How To Retire Early: Your Guide to Getting Rich Slowly and Retiring on Less Kindle Edition
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--Our Next Life (Tanja Hester,ournextlife.com)
"The whole time I was reading it, I found myself finding more and more confidence in my own early retirement plans. We need more examples like the Charltons of how regular people like you and I can make our goal of financial freedom come true...The math is all there."
-- My Money Design (mymoneydesign.com)
"I especially liked Charlton's discussion about health care...After reading How to Retire Early, I have a much better grasp of how to qualify for lower costs."
-- Investing to Thrive (Julie Rains, investingtothrive.com)
"They generously lay out all their numbers and go on to prove you don't have to be earning 6 figures to retire early...The fact that the Charltons are sharing their numbers and a practical system to enable us to forecast our numbers is a huge gift to the FIRE community and I'd say it's one of the MUST have books for FIRE proponents. They even share their compounding spreadsheet which is brilliant in its simplicity."
-- FIRE Kiwi (firekiwi.co.nz)
"How to Retire Early [is] getting great buzz through word of mouth in the FIRE community."
--Millennial Revolution (FIRECracker,millennialrevolution.com)
"This book is an incredible example of a retirement story of an everyday couple...They share almost everything about their finances. They tell you how much money they saved each year and what steps they took to get there...The beauty of their approach is that it is very simple and nothing technical or complicated. Everybody can do it!"
-- Pollie's Dividend (polliesdividend.com)
"How to Retire Early...takes you through a journey of exactly how they accomplished it. It is very transparent and incredibly motivating."
-- We Retired Early (Steve Miller, weretiredearly.com)
"They have a wonderful and inspiring sense of adventure. It's a great read and I think you'll be inspired to live and reach financial independence if you read this book."
-- Financial Woman (Camille Gaines, financialwoman.com)
"Two normal people who decided to retire early, stuck to their plan -- and did it."
-- FI Guide (figuide.com)
"If you are even remotely interested in early retirement then I HIGHLY recommend that you check out this book."
-- Frugal Chic Life (frugalchiclife.com)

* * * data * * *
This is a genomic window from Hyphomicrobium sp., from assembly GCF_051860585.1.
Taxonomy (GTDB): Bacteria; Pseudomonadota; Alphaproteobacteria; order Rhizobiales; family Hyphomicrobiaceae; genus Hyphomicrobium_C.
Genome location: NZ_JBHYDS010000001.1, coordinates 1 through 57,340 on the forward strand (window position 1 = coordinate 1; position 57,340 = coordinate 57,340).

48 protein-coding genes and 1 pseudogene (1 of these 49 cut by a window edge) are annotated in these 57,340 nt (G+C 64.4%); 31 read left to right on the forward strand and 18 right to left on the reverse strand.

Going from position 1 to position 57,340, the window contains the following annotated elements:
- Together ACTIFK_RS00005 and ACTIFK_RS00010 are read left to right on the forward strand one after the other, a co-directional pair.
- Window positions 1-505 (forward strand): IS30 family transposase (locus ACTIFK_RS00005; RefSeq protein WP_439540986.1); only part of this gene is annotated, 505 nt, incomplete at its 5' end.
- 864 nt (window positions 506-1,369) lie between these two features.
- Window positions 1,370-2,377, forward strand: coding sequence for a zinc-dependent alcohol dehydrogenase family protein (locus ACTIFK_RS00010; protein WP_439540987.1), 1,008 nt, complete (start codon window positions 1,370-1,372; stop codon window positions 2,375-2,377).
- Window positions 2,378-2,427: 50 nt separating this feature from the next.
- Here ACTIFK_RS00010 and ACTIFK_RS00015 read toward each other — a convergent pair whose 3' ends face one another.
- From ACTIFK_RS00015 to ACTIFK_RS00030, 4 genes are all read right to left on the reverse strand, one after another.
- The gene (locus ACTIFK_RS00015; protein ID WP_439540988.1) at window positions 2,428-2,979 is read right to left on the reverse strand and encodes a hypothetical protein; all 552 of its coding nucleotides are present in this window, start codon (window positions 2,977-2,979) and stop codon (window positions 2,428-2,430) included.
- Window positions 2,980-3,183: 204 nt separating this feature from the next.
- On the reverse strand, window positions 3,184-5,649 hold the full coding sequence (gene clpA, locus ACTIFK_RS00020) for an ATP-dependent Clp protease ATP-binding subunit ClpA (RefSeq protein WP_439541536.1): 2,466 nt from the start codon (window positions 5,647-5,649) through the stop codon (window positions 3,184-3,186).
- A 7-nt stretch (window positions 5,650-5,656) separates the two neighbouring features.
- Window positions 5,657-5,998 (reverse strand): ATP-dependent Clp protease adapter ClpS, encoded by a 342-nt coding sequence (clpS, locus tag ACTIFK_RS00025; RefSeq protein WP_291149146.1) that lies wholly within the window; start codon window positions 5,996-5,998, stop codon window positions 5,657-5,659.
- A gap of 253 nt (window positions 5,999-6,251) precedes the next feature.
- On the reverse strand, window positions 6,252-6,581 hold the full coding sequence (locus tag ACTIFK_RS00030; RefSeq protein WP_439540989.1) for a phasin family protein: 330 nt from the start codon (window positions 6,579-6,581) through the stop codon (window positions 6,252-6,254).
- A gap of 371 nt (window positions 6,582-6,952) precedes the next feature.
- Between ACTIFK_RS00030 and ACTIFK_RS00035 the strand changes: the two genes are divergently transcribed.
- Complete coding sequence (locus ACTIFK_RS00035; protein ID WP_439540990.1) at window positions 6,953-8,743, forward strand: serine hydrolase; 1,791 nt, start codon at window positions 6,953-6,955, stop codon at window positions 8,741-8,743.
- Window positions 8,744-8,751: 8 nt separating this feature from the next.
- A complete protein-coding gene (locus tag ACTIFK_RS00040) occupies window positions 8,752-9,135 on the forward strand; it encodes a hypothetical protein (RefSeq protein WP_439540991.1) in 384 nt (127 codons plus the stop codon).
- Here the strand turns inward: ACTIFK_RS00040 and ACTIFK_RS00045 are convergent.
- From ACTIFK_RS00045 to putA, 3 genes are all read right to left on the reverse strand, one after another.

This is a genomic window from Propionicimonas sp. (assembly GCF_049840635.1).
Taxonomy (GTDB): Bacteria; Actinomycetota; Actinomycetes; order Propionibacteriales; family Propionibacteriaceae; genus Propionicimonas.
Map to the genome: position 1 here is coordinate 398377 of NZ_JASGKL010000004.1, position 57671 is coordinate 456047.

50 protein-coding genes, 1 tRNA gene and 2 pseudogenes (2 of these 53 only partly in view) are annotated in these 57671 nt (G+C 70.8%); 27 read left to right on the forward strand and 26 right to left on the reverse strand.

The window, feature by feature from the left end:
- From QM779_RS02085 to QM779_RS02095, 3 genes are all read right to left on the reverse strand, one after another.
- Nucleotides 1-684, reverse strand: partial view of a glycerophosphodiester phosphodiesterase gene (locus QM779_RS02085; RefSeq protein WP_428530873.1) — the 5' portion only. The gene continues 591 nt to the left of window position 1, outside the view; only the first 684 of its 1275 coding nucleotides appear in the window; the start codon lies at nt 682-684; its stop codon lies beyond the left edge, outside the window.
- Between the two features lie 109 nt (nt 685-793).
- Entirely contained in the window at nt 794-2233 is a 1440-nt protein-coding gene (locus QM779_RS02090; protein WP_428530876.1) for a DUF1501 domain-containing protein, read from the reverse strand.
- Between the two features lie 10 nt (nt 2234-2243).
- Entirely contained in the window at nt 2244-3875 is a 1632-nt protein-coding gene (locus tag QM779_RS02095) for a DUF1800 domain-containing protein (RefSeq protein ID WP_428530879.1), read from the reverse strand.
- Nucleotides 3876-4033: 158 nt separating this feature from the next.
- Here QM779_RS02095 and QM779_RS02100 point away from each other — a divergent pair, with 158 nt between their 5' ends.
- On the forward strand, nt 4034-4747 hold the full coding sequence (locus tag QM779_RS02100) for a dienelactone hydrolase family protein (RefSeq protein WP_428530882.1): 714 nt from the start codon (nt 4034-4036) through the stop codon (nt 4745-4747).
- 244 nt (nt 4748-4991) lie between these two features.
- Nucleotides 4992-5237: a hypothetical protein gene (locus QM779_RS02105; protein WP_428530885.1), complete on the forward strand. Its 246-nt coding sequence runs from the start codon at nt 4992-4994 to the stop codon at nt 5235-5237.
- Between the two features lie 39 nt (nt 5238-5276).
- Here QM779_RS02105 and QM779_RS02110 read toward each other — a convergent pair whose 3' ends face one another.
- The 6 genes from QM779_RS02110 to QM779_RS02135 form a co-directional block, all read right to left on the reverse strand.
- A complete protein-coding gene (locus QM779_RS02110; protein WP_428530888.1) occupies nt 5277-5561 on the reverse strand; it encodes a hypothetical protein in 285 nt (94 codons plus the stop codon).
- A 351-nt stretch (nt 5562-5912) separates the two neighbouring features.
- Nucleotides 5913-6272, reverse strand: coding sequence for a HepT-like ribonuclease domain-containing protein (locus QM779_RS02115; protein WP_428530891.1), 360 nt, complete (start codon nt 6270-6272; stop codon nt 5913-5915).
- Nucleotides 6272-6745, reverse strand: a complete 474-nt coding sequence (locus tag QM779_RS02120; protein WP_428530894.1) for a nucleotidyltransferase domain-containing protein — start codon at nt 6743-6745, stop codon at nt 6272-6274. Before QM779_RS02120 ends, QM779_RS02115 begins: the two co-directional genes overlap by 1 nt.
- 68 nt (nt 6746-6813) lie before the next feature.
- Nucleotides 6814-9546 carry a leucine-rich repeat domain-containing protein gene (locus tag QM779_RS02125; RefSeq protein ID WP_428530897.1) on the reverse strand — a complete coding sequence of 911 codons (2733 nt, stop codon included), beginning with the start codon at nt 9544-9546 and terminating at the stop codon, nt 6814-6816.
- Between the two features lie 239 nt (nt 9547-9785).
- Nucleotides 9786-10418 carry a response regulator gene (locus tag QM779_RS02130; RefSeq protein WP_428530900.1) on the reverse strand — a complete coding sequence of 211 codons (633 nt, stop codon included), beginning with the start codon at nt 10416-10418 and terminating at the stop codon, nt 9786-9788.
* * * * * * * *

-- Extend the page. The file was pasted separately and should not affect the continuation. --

About the Author
- Publication Date : July 31, 2018
- File Size : 20481 KB
- Word Wise : Enabled
- Print Length : 254 pages
- Language: : English
- ASIN : B07G3FSMD5
- Enhanced Typesetting : Enabled
- X-Ray : Enabled
- Text-to-Speech : Enabled
- Screen Reader : Supported
- Lending : Enabled
- Best Sellers Rank: #281,124 in Kindle Store (See Top 100 in Kindle Store)
- Customer Reviews:
Top reviews from the United States
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This is a great starting point for someone in their 30s maybe. But, pay attention to the following caveats!
This book is interesting for total novices and appropriate for those who: 1- have NO kids and have no plans to (no offense to the authors, they couldn’t have kids), 2- NO animals, 3- BOTH spouses are incredibly cheap and can live on a shoestring budget, 4- can live in a 308 Sq foot apt! 5- have alternative sources of income (book royalties, pensions, etc), and 6- have the training (nurse, computer programmer, pharmacist), the ability and the desire to go back to work quickly and make a lot of money, if the market turns or doesn’t provide the anticipated growth.
I think the idea that the authors would suggest a 9% portfolio return when their actual portfolio returned maybe 7% is not only misleading, but irresponsible. After the 9-10 year bull run we have just ended, an anticipated blended 5-6% return going forward pre-tax would be much more prudent and realistic. The last 10 year return for the S+P 500 was an average of 10.75%, which is one of the highest 10 years ever. But if you blend that with other indices like international or small/mid cap or add some value elements (which the authors recommend) to your portfolio, a 100% equity portfolio the last 10 years may have been lucky to return 7-8%, even at Vanguard with very low expenses. And this is with one of the best 10 year large cap numbers in history.